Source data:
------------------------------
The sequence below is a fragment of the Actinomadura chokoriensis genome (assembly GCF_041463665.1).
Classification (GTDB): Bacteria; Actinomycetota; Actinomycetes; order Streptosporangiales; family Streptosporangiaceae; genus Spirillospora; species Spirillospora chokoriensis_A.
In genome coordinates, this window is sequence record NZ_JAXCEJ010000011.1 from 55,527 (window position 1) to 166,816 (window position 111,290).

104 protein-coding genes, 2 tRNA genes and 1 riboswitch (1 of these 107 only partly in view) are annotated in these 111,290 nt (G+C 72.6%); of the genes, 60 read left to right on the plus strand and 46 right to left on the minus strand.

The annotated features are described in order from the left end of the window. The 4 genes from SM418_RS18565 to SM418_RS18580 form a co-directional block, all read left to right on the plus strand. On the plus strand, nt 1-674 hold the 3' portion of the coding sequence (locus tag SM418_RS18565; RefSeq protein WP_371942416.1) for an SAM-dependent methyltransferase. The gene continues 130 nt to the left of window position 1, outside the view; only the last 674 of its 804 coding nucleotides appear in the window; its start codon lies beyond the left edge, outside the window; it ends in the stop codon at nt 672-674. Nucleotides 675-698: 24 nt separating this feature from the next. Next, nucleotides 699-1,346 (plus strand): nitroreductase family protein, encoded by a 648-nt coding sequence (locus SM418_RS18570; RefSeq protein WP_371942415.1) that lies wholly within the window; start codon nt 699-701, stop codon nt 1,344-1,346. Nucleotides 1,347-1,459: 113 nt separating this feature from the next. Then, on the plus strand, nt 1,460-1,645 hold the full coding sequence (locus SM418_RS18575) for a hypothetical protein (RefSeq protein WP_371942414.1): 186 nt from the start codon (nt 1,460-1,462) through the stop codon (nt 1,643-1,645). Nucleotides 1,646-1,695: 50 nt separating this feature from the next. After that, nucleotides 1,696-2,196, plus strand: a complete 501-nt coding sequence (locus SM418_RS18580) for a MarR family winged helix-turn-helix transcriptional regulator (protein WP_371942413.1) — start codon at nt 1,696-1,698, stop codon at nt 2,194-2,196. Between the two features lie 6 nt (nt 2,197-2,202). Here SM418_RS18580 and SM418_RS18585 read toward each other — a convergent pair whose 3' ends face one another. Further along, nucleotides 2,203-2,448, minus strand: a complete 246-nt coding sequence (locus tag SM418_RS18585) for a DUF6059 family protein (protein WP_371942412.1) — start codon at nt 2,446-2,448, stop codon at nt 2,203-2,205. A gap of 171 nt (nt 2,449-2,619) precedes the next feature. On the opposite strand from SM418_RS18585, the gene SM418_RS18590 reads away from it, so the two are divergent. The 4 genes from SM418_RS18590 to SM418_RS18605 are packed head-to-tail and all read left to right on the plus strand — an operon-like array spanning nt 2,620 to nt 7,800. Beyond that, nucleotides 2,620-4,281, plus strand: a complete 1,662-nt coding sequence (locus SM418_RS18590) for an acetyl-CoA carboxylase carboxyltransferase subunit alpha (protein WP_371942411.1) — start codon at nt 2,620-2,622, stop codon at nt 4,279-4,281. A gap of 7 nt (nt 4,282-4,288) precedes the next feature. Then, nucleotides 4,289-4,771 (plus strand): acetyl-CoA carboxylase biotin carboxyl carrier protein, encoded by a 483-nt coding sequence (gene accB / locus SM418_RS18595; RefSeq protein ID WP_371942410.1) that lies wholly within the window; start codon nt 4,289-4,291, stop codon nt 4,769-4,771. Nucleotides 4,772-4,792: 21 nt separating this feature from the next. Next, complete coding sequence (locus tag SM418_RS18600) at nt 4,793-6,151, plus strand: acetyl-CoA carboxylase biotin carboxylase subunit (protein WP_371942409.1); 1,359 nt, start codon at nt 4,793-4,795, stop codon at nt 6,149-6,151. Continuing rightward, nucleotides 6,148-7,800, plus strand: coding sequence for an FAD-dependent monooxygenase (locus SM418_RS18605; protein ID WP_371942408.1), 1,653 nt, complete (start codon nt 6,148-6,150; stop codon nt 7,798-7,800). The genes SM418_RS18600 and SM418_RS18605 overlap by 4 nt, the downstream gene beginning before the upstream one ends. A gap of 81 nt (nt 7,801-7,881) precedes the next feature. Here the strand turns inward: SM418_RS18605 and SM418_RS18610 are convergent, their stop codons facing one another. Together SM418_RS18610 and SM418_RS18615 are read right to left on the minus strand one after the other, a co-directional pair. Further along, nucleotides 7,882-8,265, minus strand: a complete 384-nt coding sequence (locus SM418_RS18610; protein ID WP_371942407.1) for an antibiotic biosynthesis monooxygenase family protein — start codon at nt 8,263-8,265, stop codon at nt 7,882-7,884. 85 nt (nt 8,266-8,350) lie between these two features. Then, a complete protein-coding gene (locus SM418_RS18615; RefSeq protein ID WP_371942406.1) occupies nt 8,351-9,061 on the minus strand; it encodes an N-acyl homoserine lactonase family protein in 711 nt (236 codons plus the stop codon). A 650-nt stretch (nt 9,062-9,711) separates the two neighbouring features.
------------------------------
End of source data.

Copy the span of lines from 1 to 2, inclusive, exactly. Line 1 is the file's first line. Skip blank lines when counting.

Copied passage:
The sequence below is a fragment of the Actinomadura chokoriensis genome (assembly GCF_041463665.1).
Classification (GTDB): Bacteria; Actinomycetota; Actinomycetes; order Streptosporangiales; family Streptosporangiaceae; genus Spirillospora; species Spirillospora chokoriensis_A.